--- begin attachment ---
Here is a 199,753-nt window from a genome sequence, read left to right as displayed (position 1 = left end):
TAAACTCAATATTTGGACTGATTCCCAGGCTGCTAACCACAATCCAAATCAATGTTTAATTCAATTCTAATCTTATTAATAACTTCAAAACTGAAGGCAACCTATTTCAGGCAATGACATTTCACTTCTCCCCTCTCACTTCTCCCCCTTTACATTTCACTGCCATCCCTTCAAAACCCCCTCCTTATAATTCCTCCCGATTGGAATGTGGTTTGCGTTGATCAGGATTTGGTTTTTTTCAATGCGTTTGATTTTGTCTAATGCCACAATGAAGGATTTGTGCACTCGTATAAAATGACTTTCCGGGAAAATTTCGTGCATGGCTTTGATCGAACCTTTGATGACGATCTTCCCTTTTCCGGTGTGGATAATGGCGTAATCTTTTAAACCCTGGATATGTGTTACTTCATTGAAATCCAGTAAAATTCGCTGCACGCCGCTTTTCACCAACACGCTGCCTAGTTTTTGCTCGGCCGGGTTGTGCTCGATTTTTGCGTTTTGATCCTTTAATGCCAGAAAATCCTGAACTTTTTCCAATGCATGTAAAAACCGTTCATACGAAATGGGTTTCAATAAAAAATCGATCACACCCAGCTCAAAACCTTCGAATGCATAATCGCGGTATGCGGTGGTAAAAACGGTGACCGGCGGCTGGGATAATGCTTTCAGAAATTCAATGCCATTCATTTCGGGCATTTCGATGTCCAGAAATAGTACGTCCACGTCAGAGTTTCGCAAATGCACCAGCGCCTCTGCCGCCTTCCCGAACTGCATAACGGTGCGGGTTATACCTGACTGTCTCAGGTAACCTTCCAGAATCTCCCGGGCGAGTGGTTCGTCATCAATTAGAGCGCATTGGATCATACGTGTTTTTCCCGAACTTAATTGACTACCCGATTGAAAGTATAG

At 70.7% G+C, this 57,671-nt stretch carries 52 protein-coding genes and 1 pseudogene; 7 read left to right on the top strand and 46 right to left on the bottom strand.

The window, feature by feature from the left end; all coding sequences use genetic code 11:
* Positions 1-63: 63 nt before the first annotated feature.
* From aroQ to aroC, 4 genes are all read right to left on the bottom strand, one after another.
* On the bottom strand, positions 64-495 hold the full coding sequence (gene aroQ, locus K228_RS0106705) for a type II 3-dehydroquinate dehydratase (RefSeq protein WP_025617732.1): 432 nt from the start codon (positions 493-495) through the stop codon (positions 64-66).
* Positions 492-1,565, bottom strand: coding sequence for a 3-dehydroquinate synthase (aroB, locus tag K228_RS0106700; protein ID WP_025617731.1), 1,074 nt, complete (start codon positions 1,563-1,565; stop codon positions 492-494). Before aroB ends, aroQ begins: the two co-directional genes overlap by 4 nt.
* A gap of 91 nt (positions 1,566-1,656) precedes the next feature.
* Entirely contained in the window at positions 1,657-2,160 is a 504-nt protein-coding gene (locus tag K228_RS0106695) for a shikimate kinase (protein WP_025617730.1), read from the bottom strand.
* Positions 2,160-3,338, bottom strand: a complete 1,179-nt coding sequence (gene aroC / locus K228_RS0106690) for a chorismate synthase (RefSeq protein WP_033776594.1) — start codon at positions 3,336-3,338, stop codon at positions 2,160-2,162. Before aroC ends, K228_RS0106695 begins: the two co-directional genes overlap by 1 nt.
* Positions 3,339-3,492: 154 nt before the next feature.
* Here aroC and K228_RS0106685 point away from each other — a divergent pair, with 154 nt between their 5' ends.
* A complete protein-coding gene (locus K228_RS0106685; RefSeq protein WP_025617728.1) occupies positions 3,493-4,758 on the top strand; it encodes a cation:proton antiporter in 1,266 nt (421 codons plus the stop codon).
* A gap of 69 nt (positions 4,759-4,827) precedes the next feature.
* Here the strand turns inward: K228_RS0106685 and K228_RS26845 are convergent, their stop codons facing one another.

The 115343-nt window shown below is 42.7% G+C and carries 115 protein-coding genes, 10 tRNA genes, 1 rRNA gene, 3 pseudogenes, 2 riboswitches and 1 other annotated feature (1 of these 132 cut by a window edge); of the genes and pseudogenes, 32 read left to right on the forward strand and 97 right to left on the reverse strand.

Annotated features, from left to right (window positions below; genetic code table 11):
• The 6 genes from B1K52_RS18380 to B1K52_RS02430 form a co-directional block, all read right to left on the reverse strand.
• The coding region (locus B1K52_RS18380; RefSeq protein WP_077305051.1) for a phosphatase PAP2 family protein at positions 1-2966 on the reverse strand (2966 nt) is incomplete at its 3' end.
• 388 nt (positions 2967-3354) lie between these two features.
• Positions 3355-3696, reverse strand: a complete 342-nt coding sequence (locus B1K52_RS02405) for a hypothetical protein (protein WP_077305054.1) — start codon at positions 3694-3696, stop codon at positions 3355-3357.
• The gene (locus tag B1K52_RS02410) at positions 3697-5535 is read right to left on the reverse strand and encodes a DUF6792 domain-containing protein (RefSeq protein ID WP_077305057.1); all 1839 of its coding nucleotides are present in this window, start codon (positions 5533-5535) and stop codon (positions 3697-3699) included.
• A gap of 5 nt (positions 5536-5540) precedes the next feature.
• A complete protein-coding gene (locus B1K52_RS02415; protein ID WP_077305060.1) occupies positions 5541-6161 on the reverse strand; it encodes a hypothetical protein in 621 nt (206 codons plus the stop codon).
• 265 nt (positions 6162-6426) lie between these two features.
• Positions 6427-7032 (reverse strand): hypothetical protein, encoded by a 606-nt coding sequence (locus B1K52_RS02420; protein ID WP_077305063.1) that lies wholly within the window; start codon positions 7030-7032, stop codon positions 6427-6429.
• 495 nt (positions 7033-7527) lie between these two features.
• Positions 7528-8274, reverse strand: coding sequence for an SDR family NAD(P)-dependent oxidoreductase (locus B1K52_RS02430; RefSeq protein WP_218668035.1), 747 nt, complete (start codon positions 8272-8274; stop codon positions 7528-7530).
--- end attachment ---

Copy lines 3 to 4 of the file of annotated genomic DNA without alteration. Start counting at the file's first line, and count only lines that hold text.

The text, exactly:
At 70.7% G+C, this 57,671-nt stretch carries 52 protein-coding genes and 1 pseudogene; 7 read left to right on the top strand and 46 right to left on the bottom strand.

The window, feature by feature from the left end; all coding sequences use genetic code 11: